More About Pretzels

File:Pretzel.jpgIn my 40 Ideas for 40 Days of Lent calendar, Monday, March 14 is an activity titled “What’s with the Pretzels?” which goes into the meaning of the pretzel as a traditional lenten food. I received an email from a 6th grade catechist named Marie who had quite a bit to say about the topic. Thanks, Marie! Enjoy!

Joe, I’ve been on your mail list for about three months and have enjoyed the information and viewpoints. Thank you for the 40 Ideas for the 40 Days of Lent. I especially appreciate the idea for March 14th – What’s with the pretzel?

The schedule for our catechism classes at our parish here in Cedarburg, WI, ends during Lent just before Easter. Last year, for the last day of class I wanted to do something special to remind my 6th students of the motto I have tried to reinforce with them all year as we learned about The Church and Jesus Christ… That it is the little things that they do that can make all the difference in the world. Even they are big enough to do small things repetitively that can impact others in a big way. They can be like Jesus, one step at a time. Start small, build up the frequency, build up the comfort, then slowly one will find oneself doing bigger and bigger things more and more often.

Anyway, I found’several websites regarding the history of the pretzel and put together the attached word document page that can be cut into 1/2 sheets. I then made from scratch some large bread style pretzels for the last day of class and handed them out with the 1/2 sheets as a final treat and reminder of their call to spread the word, “a little bit (or bite) at a time”!!

Interesting to note that the pretzel recipe I used boils the pretzels in a pot of water before baking them. When I explained to the children how I made them, I used the analogy of mixing the dough and letting it rise on it’s own, – (we are responsible to change ourselves) but then it must still be formed by someone and left to rise again, – (we are taught our faith and left to do something about it) but it is not until it is “baptized” in the pot of water that the dough becomes bigger (our baptism joins us in faith with the Church – making the Church bigger) but even then they still need to be baked (catechized) and changed into the final product. (but we still need to go through catechism to learn more and change into the final product at Confirmation) I often wonder if they look at pretzels the same way ever again?!I hope not.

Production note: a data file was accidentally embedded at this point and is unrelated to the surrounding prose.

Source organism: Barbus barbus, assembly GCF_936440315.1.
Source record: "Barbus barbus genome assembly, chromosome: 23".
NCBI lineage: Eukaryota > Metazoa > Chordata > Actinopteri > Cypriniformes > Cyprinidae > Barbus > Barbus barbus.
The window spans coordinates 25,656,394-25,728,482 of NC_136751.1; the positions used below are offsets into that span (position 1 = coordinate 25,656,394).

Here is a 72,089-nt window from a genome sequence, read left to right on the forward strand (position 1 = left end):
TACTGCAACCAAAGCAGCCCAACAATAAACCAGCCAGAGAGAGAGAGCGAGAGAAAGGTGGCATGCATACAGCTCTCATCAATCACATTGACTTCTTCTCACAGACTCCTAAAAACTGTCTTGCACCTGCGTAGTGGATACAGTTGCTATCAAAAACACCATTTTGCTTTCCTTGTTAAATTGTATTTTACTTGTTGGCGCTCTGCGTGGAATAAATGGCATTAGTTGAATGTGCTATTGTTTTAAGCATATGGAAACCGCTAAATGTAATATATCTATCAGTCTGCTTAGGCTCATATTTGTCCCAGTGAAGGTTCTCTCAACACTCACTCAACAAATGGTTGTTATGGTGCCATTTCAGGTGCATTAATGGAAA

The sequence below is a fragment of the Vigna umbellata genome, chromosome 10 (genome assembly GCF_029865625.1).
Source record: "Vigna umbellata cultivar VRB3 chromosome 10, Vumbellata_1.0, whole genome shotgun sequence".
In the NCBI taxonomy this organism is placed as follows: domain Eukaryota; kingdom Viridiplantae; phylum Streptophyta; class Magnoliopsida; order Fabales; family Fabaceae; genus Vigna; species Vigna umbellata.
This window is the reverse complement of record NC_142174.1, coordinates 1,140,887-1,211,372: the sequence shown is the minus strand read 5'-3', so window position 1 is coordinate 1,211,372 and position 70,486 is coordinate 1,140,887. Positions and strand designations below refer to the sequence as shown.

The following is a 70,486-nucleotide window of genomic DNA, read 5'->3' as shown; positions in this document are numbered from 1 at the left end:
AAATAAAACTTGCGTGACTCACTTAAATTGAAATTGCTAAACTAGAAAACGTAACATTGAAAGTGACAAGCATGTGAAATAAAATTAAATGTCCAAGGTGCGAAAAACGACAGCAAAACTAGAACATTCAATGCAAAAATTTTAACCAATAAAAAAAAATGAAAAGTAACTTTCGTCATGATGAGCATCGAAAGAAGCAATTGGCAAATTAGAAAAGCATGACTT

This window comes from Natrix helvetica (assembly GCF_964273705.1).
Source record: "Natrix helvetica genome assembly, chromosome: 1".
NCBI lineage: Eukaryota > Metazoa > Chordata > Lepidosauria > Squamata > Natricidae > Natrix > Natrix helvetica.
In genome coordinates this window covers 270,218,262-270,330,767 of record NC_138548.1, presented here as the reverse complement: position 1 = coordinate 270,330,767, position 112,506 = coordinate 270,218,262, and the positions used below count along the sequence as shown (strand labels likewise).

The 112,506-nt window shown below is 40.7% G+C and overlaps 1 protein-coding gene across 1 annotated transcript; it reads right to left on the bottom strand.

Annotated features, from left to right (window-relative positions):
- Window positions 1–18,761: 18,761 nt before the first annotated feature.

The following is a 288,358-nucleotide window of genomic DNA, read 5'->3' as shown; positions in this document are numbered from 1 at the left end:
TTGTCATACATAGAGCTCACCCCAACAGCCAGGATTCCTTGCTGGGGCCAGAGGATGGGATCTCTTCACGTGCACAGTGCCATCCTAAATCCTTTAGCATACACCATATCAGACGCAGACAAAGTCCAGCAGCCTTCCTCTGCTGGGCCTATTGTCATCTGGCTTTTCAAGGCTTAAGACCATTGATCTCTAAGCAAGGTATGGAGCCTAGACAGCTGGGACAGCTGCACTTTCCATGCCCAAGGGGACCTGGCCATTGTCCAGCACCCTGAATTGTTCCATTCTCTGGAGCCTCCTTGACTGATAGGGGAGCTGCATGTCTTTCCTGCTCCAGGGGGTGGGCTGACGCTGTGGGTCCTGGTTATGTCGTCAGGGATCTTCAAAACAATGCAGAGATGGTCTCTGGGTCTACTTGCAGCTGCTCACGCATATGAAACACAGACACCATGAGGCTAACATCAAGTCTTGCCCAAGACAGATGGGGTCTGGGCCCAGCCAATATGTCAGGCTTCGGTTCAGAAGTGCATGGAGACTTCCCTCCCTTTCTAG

I also liked the 40 days of crosses Lenten calendar idea. This also works perfectly in line with the little bit at a time concept for them. A book I just finished reading is “One Simple Act” by Debbie Macomber. I highly suggest it, along with her other book, “God’s Guest List”.She describes real life simple ways to bring God into all the simple acts of life we do each day and spread His word. One of her suggestions – as a writer – is to keep a daily journal of prayers, intercessions, and good deeds. She says one will be’surprised when they look back at the past year how much God really did work in their lives in the long run. So, this Lenten cross calendar is a good start to get that point across to the kids. Thanks again for the tips, ideas, and suggestions.

Marie Fahrendorf, St. Francis Borgia Parish

About Joe Paprocki 2139 Articles
Joe Paprocki, DMin, is National Consultant for Faith Formation at Loyola Press. He has more than 30 years of experience in ministry and has taught at many different levels. He is the author of numerous books, including the bestseller The Catechist’s Toolbox and Under the Influence of Jesus.

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